(via command line)
- - 7 √ (qpfstmo) -/–
(command line)

*1: Most software relies on DCRaw for RAW conversion. Some cameras with extended DR capabilities are not converted correctly (e.g. Fuji's S3 camera: Although DCRaw could theoretically read all photosensors, it would need one conversion call for every photosite which is not implemented in the testes software packages.)

HDR image manipulation

There are basically 2 types of appications available:

  • Converter software: This type of software will assist you in generating and tonemapping HDR images
  • Image editors: These are full-flagged image manipulation programs that will also give you the possibility of HDR generation and tonemapping
Software File formats (*1)
EXR/HDR: 96bit
TIFF: 32bit
software type full image editing capabilities manipulation essentials no. of builtin panoramic transformations filters plugins possible
read/write resize, crop, rotate white balance approx
HDR capable scriptable
Artizen EXR, HDR, TIFF, PFM image editor (color adjust) 4 >40 Tone Mapping Operator SDK included
EasyHDR HDR, TIFF converter
FDRTools Basic EXR, HDR, TIFF converter
FDRTools Advanced EXR, HDR, TIFF converter
HDRShop HDR, TIFF converter 6 (+ 3D rotation) ~15
Photogenics HDR EXR, HDR, TIFF image editor (color adjust) 4 >40 √ (beta)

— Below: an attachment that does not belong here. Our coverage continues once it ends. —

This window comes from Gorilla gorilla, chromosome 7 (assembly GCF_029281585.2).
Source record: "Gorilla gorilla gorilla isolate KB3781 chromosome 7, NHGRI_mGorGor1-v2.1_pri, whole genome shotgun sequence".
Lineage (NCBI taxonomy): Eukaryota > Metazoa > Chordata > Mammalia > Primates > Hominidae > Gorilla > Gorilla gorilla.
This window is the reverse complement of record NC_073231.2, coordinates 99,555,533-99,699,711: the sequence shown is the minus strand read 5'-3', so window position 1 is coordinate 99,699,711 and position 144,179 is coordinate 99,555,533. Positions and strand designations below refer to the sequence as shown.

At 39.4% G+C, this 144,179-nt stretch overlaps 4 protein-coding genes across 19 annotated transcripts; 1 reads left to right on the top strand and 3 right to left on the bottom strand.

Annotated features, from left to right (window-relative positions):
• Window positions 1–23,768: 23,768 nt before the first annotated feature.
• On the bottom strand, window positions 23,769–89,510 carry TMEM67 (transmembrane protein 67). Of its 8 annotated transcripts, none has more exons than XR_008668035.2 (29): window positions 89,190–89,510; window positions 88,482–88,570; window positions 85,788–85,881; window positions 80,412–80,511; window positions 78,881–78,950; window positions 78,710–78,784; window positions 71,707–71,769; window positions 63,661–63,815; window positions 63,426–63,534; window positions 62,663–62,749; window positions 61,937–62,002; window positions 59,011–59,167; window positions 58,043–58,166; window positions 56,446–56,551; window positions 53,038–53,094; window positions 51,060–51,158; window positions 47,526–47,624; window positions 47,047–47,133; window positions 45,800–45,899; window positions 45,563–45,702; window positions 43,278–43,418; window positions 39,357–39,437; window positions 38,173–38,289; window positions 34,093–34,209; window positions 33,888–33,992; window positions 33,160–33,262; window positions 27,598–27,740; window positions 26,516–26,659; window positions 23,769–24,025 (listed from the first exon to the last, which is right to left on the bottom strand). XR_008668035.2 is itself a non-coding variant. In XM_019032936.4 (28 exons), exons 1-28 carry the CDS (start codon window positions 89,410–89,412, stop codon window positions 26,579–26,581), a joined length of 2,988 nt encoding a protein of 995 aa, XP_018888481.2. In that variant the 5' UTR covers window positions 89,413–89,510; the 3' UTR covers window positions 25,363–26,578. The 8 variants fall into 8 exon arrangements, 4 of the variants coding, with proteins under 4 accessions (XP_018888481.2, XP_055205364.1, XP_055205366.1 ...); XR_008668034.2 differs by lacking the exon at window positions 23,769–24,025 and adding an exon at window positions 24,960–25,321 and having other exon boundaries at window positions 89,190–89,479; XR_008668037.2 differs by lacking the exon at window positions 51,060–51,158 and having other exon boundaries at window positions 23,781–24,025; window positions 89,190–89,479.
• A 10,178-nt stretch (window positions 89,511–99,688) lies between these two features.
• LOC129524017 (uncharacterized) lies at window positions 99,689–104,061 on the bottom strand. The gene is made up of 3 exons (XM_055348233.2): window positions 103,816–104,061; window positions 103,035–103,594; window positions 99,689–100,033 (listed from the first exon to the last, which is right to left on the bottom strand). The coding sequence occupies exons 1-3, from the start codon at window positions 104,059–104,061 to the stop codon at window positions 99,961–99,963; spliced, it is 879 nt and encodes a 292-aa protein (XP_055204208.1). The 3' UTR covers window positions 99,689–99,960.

Photomatix Pro EXR, HDR, TIFF converter 1
Photoshop EXR, HDR, TIFF
(always assumes 32bit)
image editor (white point adjust) >40 ~15
Picturenaut HDR, TIFF converter
pfstools EXR, HDR, JPEG-HDR (read only), PFM, TIFF converter 4 ~11 n/a

*1: TIFF: 32 bit floating point TIFF. Please note that the TIFF file format is an abstract container for various encoding methods. This may result in incompatibility when exchanging TIFF files between various applications.
This is also true to some extent for .hdr files. Though, all applications in this overview use the most recent file format.

UI functionality and large image processing

The best HDR software is not of much use if it lacks of an intuitive user interface. We will now have a look on some key functionality and UI design.
We will also have a look if the applications utilize a clever memory management. The test file is a HDR panorama stitched by Hugin with a size of 8000x4000 pixels (32 Mpix), converted to the Radiance (.hdr) format. (This is tested using a standard Windows XP setup w. 1GB of RAM, swapping to HDD allowed)

Software drag & drop operation from operating system possible large image processing
drop JPEG LDR images → generate HDR image drop HDR image load 32Mpix HDR file tone map 32Mpix image
Artizen yes / yes yes
EasyHDR no / no no runtime error
FDRTools Basic no / no no (very slow)
FDRTools Advanced no / no no (very slow)
HDRShop √ / no
(will open multiple images for editing)
Photogenics HDR √ / no
(will open multiple images for editing)
(very slow)
Photomatix Pro √ / √ √ (only in batch mode)
Photoshop √ / no
(will open multiple images for editing)
Picturenaut no / no no
pfstools no / no no n/a (no GUI) √ (depends on algorithm)

See Also